1. Takes care of synchronizing the fetching of data with rendering of the presentational component.
  2. Allows the creation of a declarative query that is bound directly to your props.
  3. Enables a strong decoupling of presentational components and Apollo.
  4. Provides hooks for customizing query inputs and child props (after data is received by Apollo).

Let’s take a look at how to build the same personWithName query with the graphql HOC. The example below continues the example from the ApolloClient configuration section above. We define the MyApplication component and a Greeter component, which just renders some details about the person which was retrieved by the query.

import { graphql } from 'react-apollo';
import gql from 'graphql-tag';

const Greeter = ({ person }) => <div>Hello {} ({person.age} {person.gender})!</div>;

Greeter.propTypes = {
  // comes from MyApplication
  desiredName: React.PropTypes.string.isRequired,

  // comes from Apollo
  person: React.PropTypes.object,

Greeter.defaultProps = {
  person: {}

  query($name: String!) {
    personWithName(name: $name) {

const GreeterWithData = graphql(PERSON_WITH_NAME_QUERY, {
  options: ({ desiredName }) => ({ variables: { name: desiredName } }),
  props: ({ data: { personWithName } }) => ({
    person: personWithName

First, notice the PERSON_WITH_NAME_QUERY query, which should look identical to the query above. Next, we define the graphql HOC, passing in the query document and also the options and props functions. These two functions are hooks into the Apollo lifecycle that let you customize the query options and the props sent into the child component (i.e. Greeter, in this case). Each of these functions will be called by Apollo and pass in ownProps-which is just an object containing all props that were passed into it.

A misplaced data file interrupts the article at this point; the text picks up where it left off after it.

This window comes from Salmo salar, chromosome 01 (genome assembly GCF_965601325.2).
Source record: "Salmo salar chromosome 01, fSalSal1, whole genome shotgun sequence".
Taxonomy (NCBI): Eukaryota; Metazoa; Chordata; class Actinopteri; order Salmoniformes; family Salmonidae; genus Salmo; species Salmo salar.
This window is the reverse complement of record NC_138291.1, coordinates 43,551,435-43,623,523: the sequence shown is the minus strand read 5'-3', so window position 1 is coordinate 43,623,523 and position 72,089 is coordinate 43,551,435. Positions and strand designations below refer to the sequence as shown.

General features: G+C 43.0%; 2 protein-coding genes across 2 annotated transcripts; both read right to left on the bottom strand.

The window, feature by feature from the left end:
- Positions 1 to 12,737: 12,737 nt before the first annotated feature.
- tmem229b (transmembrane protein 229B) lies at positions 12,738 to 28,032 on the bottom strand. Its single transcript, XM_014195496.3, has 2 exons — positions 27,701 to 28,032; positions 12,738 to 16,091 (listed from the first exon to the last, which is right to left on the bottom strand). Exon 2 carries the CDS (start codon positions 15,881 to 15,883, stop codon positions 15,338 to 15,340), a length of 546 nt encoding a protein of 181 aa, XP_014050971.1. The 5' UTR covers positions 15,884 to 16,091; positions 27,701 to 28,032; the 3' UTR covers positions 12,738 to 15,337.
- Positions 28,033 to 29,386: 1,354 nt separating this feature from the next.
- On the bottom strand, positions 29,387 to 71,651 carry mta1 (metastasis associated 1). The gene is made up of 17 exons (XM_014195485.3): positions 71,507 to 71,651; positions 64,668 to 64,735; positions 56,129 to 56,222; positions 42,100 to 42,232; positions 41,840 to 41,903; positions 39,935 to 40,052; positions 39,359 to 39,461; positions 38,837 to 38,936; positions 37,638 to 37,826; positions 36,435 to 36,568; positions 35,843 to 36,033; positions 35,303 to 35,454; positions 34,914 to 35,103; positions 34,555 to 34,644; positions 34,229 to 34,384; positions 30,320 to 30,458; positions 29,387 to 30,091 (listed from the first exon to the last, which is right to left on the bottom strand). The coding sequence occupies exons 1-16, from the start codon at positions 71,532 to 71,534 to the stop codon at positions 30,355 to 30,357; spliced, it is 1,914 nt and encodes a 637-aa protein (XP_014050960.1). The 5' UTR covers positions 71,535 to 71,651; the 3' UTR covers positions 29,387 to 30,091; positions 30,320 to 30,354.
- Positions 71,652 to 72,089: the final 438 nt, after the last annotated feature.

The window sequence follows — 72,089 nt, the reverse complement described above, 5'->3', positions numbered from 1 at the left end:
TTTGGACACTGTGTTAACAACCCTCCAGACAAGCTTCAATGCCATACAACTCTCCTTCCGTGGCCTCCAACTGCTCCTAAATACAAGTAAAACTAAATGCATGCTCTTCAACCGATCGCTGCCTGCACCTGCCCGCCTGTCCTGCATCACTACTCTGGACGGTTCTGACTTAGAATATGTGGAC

For the options function, we only care about the desiredName prop, which is passed in by MyApplication. Using this prop value, we set the name variable in the query. If this prop should ever change (for example if the MyApplication UI had a way for a user to enter in the desired name), then this options function would cause Apollo to refetch the data when that prop value changed. Pretty cool!

The props function receives the data prop from Apollo, which contains the query results along with a loading status (and a few more things as well). This props function lets us specify exactly how we want the child component to receive its props. So, in this case, all I want to do is change the personWithName object name to person, to allow for a better separation of my presentational component and GraphQL schema. This is obviously a very simple example, but I think it should be enough to see how powerful a mechanism like this is!

The Finished Product

Now, let’s see the result of our query from a browser! The image below shows the result of the query and the Greeter component. On the left side, you can see George is being greeted with some information about himself. On the right side, you can see the network request/response from the server that was triggered by the graphql HOC.


This series has been a lot of fun for me to write. There are a lot of awesome features that we didn’t even get a chance to talk about, but I hope this series gave you a good introduction to GraphQL and Apollo. My team has been really happy with Apollo so far, and I am excited to see where the community will go with these tools-I believe this is just the tip of the iceberg for GraphQL!